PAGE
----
If you think kitty would be really stressed by ride you can talk to your vet to get a mild sedative.
            Sedatives may work, or they may cause a huge problem.

            From day one, my sister's 1.5yo cat Goose HATED car rides. He howls from beginning to end, sounding like he's being dunked in acid and tortured with a hot poker (I made a recording of it on my phone, I wish I could figure out a way to get it online ).

            We tried taking him out of the carrier to see if that would help, but he just climbed all around the car and was a PITA, howling out the windows. I think something to do with him seeing the scenary fly by at 75+mph freaked him out too much.

            Vet gave my sister sedatives to try that would make him very loopy and tired, but that just made him 10x worse with the howling and behavior. Now my sister only goes to my parents or on roadtrips when absolutely necessary.

            What we found that did work with him was covering the carrier with a towel. He can't see my sister or the moving scenary, and the behavior was lessened slightly. And not talk Anytime he heard her voice, he'd howl like a banshee.
            Lucy (Precious Star) - 1994 TB mare; happily reunited with her colt Touch the Stars


            • #7
              Great tips posted here ~ adding Jingles & AO ~ Always OPTIMISTIC ~

              Zu Zu Bailey " IT'S A WONDERFUL LIFE ! "


              • #8
                I think it depends on the cat. My two older cats made the trip from Central California to Southern Oregon (abt 8 hrs) in cat carriers and we just jammed up there with no stops. Neither of them handled being in a car with any joy, they hated it. I think I had them sedated if I remember.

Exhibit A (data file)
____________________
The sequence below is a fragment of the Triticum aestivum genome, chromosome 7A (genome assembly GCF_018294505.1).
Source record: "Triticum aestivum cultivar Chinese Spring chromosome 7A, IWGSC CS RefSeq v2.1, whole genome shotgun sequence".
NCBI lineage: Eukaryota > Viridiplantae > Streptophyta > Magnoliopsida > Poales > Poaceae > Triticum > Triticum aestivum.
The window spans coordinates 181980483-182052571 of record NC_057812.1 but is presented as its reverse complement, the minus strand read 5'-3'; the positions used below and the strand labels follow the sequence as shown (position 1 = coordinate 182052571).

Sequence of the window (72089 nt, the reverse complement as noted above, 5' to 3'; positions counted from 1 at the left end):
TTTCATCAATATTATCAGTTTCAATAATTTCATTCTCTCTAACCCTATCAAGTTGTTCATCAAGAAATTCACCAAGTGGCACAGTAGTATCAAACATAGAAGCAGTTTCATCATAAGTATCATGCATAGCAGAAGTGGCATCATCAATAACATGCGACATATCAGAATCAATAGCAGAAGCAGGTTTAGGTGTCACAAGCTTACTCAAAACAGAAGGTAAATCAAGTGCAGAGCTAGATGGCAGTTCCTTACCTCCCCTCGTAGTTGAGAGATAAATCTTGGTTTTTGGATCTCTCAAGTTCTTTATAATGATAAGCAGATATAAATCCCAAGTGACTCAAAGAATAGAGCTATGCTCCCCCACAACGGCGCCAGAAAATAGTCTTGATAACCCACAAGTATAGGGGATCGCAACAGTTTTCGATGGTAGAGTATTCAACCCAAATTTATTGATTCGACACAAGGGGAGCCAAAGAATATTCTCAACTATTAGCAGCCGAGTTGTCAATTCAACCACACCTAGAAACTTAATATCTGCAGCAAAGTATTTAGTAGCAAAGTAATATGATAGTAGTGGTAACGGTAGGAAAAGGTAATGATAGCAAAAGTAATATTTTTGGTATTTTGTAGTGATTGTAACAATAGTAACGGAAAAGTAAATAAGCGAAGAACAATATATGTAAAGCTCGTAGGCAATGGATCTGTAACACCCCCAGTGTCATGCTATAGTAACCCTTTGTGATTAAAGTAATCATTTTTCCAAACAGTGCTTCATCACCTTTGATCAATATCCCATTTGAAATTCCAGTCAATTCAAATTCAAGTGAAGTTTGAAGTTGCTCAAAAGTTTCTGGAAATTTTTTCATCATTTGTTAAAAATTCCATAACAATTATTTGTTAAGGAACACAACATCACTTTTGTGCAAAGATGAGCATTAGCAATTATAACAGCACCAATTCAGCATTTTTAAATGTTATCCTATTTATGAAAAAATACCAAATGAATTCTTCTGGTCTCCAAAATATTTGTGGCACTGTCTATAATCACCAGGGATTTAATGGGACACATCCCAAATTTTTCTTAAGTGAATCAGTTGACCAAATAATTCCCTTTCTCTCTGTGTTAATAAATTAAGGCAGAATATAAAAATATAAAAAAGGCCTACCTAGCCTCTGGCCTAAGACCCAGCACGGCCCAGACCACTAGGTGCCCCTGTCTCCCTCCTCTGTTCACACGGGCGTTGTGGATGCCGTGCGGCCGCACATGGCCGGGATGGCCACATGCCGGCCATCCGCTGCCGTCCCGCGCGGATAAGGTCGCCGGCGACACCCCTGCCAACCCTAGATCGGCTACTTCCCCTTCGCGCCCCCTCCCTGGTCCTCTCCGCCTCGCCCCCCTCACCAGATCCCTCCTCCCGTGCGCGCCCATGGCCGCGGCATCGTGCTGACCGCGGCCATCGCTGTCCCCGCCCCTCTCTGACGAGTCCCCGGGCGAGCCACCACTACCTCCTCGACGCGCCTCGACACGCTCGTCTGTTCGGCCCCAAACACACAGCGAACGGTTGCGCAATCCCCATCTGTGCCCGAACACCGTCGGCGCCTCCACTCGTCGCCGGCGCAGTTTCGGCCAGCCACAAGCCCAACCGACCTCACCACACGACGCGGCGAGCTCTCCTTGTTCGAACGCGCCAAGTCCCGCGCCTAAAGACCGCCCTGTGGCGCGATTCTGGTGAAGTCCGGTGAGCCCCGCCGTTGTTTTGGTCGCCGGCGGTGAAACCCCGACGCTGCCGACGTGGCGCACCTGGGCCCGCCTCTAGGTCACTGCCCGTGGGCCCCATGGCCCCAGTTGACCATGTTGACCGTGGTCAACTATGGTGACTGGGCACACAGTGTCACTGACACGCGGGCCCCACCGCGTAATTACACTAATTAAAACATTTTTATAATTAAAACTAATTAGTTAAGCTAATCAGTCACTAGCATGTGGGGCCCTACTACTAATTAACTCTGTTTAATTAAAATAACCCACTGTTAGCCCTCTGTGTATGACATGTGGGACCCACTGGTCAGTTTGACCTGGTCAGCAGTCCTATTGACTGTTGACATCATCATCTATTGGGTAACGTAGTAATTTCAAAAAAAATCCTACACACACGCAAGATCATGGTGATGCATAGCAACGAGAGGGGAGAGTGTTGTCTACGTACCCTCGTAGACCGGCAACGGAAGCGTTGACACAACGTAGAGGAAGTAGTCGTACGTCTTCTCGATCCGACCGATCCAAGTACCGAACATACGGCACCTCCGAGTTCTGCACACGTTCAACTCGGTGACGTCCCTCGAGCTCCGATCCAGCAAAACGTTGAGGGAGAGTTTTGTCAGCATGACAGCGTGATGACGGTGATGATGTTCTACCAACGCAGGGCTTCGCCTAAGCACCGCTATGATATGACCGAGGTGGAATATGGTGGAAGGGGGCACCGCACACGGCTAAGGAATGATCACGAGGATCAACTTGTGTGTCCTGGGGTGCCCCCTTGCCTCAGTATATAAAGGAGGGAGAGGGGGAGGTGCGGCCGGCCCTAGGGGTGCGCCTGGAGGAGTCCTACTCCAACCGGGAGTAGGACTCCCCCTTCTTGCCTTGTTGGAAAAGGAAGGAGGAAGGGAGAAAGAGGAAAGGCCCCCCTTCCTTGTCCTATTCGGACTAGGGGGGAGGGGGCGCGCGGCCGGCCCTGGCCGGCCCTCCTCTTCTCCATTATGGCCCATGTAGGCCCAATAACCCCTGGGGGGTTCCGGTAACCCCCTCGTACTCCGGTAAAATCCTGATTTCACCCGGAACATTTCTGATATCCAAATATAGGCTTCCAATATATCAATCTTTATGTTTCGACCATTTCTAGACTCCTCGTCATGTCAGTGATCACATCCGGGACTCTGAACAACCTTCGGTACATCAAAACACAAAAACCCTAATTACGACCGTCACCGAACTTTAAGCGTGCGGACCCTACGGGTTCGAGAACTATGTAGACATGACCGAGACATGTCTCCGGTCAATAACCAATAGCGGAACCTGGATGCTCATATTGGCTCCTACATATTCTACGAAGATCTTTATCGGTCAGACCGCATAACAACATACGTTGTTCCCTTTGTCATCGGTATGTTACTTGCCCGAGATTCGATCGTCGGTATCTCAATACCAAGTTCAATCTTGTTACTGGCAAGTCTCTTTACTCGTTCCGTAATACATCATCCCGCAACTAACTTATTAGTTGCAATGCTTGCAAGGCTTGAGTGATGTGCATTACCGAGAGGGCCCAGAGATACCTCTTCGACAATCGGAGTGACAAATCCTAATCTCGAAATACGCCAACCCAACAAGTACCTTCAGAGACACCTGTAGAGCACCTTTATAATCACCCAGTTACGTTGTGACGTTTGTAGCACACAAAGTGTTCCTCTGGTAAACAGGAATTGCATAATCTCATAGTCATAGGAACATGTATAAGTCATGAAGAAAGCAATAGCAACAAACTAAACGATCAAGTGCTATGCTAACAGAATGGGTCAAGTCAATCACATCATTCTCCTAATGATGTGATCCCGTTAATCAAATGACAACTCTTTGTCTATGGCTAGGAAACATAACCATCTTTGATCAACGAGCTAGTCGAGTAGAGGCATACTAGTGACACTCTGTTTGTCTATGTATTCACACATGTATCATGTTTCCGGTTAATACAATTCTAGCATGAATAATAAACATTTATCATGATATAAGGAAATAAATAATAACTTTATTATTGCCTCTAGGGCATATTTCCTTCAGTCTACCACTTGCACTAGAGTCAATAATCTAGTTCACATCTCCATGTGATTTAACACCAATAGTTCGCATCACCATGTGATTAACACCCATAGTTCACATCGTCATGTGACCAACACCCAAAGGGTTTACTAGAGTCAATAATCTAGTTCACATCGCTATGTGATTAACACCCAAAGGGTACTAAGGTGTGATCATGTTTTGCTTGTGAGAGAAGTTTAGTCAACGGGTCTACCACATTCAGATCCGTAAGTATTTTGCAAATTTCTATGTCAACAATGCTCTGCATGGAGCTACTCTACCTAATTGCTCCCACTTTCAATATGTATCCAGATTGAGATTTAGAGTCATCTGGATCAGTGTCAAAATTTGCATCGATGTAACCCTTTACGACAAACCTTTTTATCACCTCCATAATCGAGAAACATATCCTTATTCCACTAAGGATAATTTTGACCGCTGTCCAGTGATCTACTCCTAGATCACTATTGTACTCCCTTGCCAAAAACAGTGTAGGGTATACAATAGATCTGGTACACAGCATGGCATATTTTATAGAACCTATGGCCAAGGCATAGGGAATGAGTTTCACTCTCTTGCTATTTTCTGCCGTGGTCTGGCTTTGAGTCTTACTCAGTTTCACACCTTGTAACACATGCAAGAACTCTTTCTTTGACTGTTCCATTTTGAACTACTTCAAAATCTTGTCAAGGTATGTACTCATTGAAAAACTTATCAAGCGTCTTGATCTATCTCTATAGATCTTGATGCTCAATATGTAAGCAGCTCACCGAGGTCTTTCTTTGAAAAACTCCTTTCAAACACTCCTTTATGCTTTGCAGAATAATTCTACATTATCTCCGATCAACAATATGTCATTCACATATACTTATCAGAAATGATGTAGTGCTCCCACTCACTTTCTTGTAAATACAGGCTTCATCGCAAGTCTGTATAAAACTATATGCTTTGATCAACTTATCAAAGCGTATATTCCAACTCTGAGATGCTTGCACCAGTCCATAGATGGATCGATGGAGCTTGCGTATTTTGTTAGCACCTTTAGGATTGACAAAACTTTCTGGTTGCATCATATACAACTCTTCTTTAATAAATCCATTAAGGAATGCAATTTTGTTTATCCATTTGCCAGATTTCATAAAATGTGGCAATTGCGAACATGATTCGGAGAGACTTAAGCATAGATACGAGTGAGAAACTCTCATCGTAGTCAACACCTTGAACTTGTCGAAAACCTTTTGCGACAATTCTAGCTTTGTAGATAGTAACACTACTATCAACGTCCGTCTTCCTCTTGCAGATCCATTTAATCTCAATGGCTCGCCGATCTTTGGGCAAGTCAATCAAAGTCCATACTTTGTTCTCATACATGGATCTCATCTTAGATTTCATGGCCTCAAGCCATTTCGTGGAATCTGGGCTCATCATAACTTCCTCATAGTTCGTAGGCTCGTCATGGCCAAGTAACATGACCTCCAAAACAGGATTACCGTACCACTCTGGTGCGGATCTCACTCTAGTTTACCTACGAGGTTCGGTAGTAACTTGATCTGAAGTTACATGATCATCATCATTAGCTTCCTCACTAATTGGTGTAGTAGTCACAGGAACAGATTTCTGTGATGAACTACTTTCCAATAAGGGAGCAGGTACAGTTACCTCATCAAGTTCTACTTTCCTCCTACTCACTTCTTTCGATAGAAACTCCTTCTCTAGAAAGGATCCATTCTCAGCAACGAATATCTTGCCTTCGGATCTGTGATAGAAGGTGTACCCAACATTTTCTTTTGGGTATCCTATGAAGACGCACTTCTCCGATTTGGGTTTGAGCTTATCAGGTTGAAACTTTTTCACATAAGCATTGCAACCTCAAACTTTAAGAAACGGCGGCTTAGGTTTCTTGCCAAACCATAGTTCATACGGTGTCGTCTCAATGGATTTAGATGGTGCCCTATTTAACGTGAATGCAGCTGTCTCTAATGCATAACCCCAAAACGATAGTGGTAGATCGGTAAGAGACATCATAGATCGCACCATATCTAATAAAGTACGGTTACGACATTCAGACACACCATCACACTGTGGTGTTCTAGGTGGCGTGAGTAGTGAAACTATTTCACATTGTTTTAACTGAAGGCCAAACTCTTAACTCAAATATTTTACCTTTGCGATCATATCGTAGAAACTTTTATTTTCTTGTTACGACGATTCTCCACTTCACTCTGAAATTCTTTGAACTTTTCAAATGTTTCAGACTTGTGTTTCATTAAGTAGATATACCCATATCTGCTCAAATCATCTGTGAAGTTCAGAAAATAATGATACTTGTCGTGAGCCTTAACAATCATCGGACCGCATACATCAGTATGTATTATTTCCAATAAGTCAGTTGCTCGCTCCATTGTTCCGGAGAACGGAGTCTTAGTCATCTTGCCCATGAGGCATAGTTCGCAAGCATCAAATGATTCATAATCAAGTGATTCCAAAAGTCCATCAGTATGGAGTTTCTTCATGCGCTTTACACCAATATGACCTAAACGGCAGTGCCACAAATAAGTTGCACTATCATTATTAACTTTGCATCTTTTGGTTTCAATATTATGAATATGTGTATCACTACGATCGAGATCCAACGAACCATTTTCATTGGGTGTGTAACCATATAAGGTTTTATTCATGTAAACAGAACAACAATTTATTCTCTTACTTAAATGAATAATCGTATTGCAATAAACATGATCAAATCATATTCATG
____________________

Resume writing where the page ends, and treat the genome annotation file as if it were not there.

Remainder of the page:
On the other hand I had a foster kitten about five months old that I took down with me on the same trip to California. He rode free in the car with a dog in the back seat and was an angel the whole way. I set out a litter box on a lunch stop halfway, he did his thing and we bagged it, and were back on the road. He even went to all the family I visited and back up after the trip was over. I think it really depends on the cat...


                • #9
                  My cat (at the time 6) made the trip from CT to Austin, TX. 3 days, 2200 miles.

                  She freaks out in a carrier and travels better loose. Carrier is VERY high stress for both our cats. I know some cats like their forts, but ours FREAK OUT and become totally hysterical, and STAY hysterical.

                  I put down a pan of kitty litter behind the passenger seat, a little tupperware of water and a little tupperware of kibble.

                  After the first hour of her panicking on my mom's lap she rode behind my seat for the rest of the trip. We'd look back there and she'd just be chilling out watching the sky. After that first hour of drooling-mewling-loosing-it-from-both-ends panic she was cool as a cucumber.

                  She never used the box (she had to PEE when we stopped at night!) but would drink during human pit stops.
                  "The nice thing about memories is the good ones are stronger and linger longer than the bad and we sure have some incredibly good memories." - EverythingButWings


                  • #10